8:30 AM Monday, June 13, 2005: In
the old days, bonds with long maturity yielded more. Financial advisers intoned
on the virtues of "laddering" your bonds, i.e. having short-term, medium-term
and long-term bonds. These days this strategy makes no sense. Short-term bonds
are yielding, in some cases, more than long-term ones. And the world is
beginning to talk of an " inverted yield curve" -- when short-term rates
exceed long-term rates. Draw a chart: interest rates on the left. Time on the
bottom. The chart will slope downwards. In the old days, it sloped upwards.
There are two
theories as to why long-term rates are staying low, though short-term rates
-- bolstered by Mr. Greenspan -- are moving sharply upwards: Mine and everyone
1. Everyone else
believes that low long-term bond yields means we're going into a recession.
2. I believe it's too much money sloshing around in search of too few opportunities.
Compounding this effect is that the Chinese and the Japanese save much more
of their income (20% plus) than we do (1%). They and their governments are always
looking for somewhere to put their money -- U.S. Government treasuries and other
bonds are easy and safe. To confirm their logic: bonds have done better than
equities in the past year. And the dollar is strengthening.
For now, if you live in one of those states with hefty city and state taxes,
triple tax-free short-term floaters make enormous sense. I'm getting
just under 3% -- equivalent to around 5% pre-tax. And there's no principal risk.
Money is also
cheap for borrowing.
I don't know if it's a good time to invest in financial stocks. I suspect not,
except in special situations. Morgan Stanley (MS) is finally firing its
ingrate CEO Philip Purcell. That piece of great news should add a few dollars
to the stock.
Economist's latest Technology Survey: Really worth reading. Click
here. No tech stocks to buy. But lots of great technology to read about.
I upgraded to a new, faster laptop, the Toshiba Tecra
M3: It takes 11 hours of painful fiddling to upgrade from an old
laptop to a new one. This is fact. I've done it many times. To avoid the agony:
Buy yourself more memoryy, replace your keyboard, uninstall programs you don't
use, run anti-spyware. All this should speed up your machine. Save buying a
Amazing news from
today's Wall Street Journal: The price for an entry-level but fully loaded
PC (desktop) has fallen below $300. For that you get a 17-inch monitor, a 2.4
gigahertz Celeron processor, 256 megabytes of RAM and a 40-gigabyte hard drive.
That's about a 40% decline in price in one year. Another good reason to stay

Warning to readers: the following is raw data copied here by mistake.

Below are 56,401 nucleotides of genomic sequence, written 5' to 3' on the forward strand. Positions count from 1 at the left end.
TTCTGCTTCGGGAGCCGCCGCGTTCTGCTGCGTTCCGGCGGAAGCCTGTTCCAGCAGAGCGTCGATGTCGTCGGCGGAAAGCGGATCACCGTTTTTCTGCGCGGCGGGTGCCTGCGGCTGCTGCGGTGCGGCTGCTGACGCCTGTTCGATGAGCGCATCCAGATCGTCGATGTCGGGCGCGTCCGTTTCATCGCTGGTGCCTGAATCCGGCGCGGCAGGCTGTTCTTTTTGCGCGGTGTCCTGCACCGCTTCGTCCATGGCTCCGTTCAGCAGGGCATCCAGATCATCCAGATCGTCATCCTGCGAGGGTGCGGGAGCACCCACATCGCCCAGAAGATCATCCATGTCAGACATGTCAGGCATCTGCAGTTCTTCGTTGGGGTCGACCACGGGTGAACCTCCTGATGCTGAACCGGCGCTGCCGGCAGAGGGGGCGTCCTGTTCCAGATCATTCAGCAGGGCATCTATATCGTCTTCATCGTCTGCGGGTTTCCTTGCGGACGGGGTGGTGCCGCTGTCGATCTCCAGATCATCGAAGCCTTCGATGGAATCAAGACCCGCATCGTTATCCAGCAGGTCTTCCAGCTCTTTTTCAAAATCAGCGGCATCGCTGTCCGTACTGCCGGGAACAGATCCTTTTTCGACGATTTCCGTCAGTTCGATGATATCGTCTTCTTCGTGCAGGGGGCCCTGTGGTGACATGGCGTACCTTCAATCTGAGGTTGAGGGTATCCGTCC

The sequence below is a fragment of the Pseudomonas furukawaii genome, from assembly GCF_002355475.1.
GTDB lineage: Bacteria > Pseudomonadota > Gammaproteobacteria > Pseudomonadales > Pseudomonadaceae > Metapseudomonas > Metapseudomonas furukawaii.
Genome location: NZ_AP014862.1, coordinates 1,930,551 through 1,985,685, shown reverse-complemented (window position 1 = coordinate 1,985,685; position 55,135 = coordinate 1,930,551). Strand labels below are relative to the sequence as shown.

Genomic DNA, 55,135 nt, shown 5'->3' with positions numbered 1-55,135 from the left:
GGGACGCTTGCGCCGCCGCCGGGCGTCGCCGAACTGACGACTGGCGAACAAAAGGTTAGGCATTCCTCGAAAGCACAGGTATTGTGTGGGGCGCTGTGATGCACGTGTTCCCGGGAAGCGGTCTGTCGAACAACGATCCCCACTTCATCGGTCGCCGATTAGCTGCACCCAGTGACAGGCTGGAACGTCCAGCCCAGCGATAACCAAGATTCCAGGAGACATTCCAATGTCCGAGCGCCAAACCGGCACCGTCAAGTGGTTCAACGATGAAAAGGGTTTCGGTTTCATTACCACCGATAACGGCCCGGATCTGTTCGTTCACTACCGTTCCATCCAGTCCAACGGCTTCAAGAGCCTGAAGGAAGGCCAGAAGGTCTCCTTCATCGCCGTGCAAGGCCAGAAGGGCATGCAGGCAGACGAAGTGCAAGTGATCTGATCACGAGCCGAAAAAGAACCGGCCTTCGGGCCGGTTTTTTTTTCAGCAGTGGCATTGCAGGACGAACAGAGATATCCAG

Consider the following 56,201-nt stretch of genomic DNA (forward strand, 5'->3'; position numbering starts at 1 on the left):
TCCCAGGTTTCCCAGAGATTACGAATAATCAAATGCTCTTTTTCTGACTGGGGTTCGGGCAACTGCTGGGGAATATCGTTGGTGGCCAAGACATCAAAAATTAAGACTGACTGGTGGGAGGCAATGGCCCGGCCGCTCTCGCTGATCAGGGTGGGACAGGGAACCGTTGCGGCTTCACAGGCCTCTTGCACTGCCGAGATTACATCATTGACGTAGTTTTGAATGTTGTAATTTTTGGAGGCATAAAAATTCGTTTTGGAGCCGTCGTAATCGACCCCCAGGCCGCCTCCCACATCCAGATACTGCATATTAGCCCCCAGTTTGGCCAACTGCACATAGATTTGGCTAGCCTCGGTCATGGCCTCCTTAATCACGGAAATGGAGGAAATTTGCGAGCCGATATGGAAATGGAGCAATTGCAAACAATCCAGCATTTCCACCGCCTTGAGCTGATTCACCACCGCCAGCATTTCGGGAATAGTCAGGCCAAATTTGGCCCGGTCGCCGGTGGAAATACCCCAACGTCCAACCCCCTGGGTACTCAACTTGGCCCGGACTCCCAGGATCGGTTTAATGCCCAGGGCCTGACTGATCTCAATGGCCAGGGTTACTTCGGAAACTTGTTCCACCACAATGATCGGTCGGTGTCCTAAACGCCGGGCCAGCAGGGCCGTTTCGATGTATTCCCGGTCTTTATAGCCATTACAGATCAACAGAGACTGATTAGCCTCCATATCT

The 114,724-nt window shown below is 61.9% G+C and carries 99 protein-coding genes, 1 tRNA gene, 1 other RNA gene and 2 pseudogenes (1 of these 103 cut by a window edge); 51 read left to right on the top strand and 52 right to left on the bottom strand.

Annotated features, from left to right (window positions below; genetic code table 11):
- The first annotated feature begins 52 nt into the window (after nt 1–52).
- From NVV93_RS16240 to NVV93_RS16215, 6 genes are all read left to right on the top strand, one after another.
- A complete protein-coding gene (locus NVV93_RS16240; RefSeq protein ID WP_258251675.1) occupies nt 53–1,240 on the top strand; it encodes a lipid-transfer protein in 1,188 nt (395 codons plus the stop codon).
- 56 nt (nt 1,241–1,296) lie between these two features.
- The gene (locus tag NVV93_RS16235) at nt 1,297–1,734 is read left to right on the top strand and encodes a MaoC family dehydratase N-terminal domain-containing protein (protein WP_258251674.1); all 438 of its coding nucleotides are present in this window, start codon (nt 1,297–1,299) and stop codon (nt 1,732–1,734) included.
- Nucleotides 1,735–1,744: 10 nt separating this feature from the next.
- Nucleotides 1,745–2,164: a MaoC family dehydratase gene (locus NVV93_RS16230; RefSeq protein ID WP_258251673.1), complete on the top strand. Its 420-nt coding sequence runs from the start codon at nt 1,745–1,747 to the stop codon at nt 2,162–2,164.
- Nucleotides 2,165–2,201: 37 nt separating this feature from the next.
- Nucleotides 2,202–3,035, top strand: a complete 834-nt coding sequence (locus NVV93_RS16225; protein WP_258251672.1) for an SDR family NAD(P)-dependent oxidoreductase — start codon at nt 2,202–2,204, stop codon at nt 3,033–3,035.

away from tech stocks.
check for ticks -- Part 3: Lyme disease is epidemic and its consequences
gruesome. Writes Seth Wernick, reader:
When I met my
fiancé Kate one of out first weekends together was spent on the eastern
shore of Maryland. When we were packing to leave on Sunday I noticed this
itchy bump behind my knee with a big red circle around it. I thought I got
bit by something and jumped in the shower thinking the cool water would relieve
the itch. By the time I got out of the shower 15-20 minutes later, I had similar
red circles up and down my leg. We got in the car and about an two hours into
the drive I got real sluggish, we switched seats and I saw these circles were
now all over my body. We drove straight to the hospital where I met my father
and I tested positive for Lyme Disease. I was very lucky to have such a strong
reaction and was able to catch it before it became a life-long problem. After
a few shots and a month prescription of antibiotics I was good to go.
ALWAYS check for ticks whenever you come in from and outside, especially
during the hot summer months.
To which I add:
If you are bitten by tick, remove it with tweezers and keep the tick. Send the
tick to the lab, not your blood. My friend Roger Alcaly writes:
Chutzpah a whole new meaning: Chutzpah is a Jewish word that means
unmitigated gall. The word is typically explained by the story of the 15-year
old who goes into court having killed his father and mother and falls on the mercy
of the court because he's now an orphan. To the news:
Former WorldCom Inc.
Chief Executive Bernard Ebbers is asking a federal judge for a lighter sentence
than the "draconian life sentence" recommended by the government. Ebbers
made the request in a pre-sentencing report that followed his conviction in March
of nine counts of fraud, conspiracy and making false filings with regulators.